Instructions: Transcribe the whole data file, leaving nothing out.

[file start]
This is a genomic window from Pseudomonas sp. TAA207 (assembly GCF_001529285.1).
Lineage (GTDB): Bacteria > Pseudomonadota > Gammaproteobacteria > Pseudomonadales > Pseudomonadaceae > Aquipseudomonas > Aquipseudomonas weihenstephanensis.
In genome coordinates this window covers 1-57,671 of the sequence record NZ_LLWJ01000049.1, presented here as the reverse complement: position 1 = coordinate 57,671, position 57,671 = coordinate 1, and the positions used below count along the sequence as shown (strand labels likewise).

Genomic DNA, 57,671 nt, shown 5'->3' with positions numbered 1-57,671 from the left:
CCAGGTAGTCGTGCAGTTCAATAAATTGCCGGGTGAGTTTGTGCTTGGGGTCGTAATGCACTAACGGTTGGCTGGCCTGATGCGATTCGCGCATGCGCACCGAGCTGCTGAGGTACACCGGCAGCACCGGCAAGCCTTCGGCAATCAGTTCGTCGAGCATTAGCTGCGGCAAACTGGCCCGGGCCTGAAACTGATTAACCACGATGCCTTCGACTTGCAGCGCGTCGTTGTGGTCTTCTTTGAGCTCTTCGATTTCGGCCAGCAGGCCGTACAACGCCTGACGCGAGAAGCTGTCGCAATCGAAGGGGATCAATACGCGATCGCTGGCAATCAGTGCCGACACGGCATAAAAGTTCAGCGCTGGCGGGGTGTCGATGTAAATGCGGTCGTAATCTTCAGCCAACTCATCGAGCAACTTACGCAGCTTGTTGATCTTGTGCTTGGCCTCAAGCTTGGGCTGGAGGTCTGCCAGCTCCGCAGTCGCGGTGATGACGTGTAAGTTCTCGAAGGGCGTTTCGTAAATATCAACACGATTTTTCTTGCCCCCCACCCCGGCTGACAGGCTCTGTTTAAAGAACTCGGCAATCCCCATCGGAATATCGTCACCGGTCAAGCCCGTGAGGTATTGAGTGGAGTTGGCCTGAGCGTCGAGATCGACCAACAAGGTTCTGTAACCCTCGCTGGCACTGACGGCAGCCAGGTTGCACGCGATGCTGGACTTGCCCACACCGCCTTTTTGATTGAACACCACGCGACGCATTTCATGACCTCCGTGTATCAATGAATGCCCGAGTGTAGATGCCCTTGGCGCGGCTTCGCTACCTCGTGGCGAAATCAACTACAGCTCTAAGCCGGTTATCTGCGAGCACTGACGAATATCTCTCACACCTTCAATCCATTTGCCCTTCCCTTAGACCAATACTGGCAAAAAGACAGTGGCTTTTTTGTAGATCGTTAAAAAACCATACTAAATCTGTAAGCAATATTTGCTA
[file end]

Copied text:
This is a genomic window from Pseudomonas sp. TAA207 (assembly GCF_001529285.1).
Lineage (GTDB): Bacteria > Pseudomonadota > Gammaproteobacteria > Pseudomonadales > Pseudomonadaceae > Aquipseudomonas > Aquipseudomonas weihenstephanensis.
In genome coordinates this window covers 1-57,671 of the sequence record NZ_LLWJ01000049.1, presented here as the reverse complement: position 1 = coordinate 57,671, position 57,671 = coordinate 1, and the positions used below count along the sequence as shown (strand labels likewise).

Genomic DNA, 57,671 nt, shown 5'->3' with positions numbered 1-57,671 from the left:
CCAGGTAGTCGTGCAGTTCAATAAATTGCCGGGTGAGTTTGTGCTTGGGGTCGTAATGCACTAACGGTTGGCTGGCCTGATGCGATTCGCGCATGCGCACCGAGCTGCTGAGGTACACCGGCAGCACCGGCAAGCCTTCGGCAATCAGTTCGTCGAGCATTAGCTGCGGCAAACTGGCCCGGGCCTGAAACTGATTAACCACGATGCCTTCGACTTGCAGCGCGTCGTTGTGGTCTTCTTTGAGCTCTTCGATTTCGGCCAGCAGGCCGTACAACGCCTGACGCGAGAAGCTGTCGCAATCGAAGGGGATCAATACGCGATCGCTGGCAATCAGTGCCGACACGGCATAAAAGTTCAGCGCTGGCGGGGTGTCGATGTAAATGCGGTCGTAATCTTCAGCCAACTCATCGAGCAACTTACGCAGCTTGTTGATCTTGTGCTTGGCCTCAAGCTTGGGCTGGAGGTCTGCCAGCTCCGCAGTCGCGGTGATGACGTGTAAGTTCTCGAAGGGCGTTTCGTAAATATCAACACGATTTTTCTTGCCCCCCACCCCGGCTGACAGGCTCTGTTTAAAGAACTCGGCAATCCCCATCGGAATATCGTCACCGGTCAAGCCCGTGAGGTATTGAGTGGAGTTGGCCTGAGCGTCGAGATCGACCAACAAGGTTCTGTAACCCTCGCTGGCACTGACGGCAGCCAGGTTGCACGCGATGCTGGACTTGCCCACACCGCCTTTTTGATTGAACACCACGCGACGCATTTCATGACCTCCGTGTATCAATGAATGCCCGAGTGTAGATGCCCTTGGCGCGGCTTCGCTACCTCGTGGCGAAATCAACTACAGCTCTAAGCCGGTTATCTGCGAGCACTGACGAATATCTCTCACACCTTCAATCCATTTGCCCTTCCCTTAGACCAATACTGGCAAAAAGACAGTGGCTTTTTTGTAGATCGTTAAAAAACCATACTAAATCTGTAAGCAATATTTGCTA